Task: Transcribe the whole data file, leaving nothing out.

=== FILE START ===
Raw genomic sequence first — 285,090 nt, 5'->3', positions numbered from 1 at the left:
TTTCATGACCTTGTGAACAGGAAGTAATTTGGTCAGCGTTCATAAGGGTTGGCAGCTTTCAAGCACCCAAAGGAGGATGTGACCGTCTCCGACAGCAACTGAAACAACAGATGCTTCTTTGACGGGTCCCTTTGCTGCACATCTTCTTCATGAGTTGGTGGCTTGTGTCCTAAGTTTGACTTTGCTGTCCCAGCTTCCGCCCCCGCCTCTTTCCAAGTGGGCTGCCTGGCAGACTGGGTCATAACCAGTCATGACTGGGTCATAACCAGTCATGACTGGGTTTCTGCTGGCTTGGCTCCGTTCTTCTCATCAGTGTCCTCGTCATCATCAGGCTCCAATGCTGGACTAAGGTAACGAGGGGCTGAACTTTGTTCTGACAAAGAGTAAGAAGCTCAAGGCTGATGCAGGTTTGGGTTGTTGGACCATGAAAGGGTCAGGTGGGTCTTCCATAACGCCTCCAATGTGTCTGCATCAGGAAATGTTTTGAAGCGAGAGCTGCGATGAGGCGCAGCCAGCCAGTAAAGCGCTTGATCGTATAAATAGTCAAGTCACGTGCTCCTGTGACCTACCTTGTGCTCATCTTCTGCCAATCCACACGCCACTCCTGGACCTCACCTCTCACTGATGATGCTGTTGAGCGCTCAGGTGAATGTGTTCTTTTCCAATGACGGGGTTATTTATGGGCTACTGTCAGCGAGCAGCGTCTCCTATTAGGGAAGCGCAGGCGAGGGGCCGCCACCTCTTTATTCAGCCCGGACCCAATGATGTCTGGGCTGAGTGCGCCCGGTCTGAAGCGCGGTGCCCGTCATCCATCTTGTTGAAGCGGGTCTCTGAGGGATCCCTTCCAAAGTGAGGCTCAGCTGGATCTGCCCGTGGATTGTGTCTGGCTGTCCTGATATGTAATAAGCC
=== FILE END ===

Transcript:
Raw genomic sequence first — 285,090 nt, 5'->3', positions numbered from 1 at the left:
TTTCATGACCTTGTGAACAGGAAGTAATTTGGTCAGCGTTCATAAGGGTTGGCAGCTTTCAAGCACCCAAAGGAGGATGTGACCGTCTCCGACAGCAACTGAAACAACAGATGCTTCTTTGACGGGTCCCTTTGCTGCACATCTTCTTCATGAGTTGGTGGCTTGTGTCCTAAGTTTGACTTTGCTGTCCCAGCTTCCGCCCCCGCCTCTTTCCAAGTGGGCTGCCTGGCAGACTGGGTCATAACCAGTCATGACTGGGTCATAACCAGTCATGACTGGGTTTCTGCTGGCTTGGCTCCGTTCTTCTCATCAGTGTCCTCGTCATCATCAGGCTCCAATGCTGGACTAAGGTAACGAGGGGCTGAACTTTGTTCTGACAAAGAGTAAGAAGCTCAAGGCTGATGCAGGTTTGGGTTGTTGGACCATGAAAGGGTCAGGTGGGTCTTCCATAACGCCTCCAATGTGTCTGCATCAGGAAATGTTTTGAAGCGAGAGCTGCGATGAGGCGCAGCCAGCCAGTAAAGCGCTTGATCGTATAAATAGTCAAGTCACGTGCTCCTGTGACCTACCTTGTGCTCATCTTCTGCCAATCCACACGCCACTCCTGGACCTCACCTCTCACTGATGATGCTGTTGAGCGCTCAGGTGAATGTGTTCTTTTCCAATGACGGGGTTATTTATGGGCTACTGTCAGCGAGCAGCGTCTCCTATTAGGGAAGCGCAGGCGAGGGGCCGCCACCTCTTTATTCAGCCCGGACCCAATGATGTCTGGGCTGAGTGCGCCCGGTCTGAAGCGCGGTGCCCGTCATCCATCTTGTTGAAGCGGGTCTCTGAGGGATCCCTTCCAAAGTGAGGCTCAGCTGGATCTGCCCGTGGATTGTGTCTGGCTGTCCTGATATGTAATAAGCC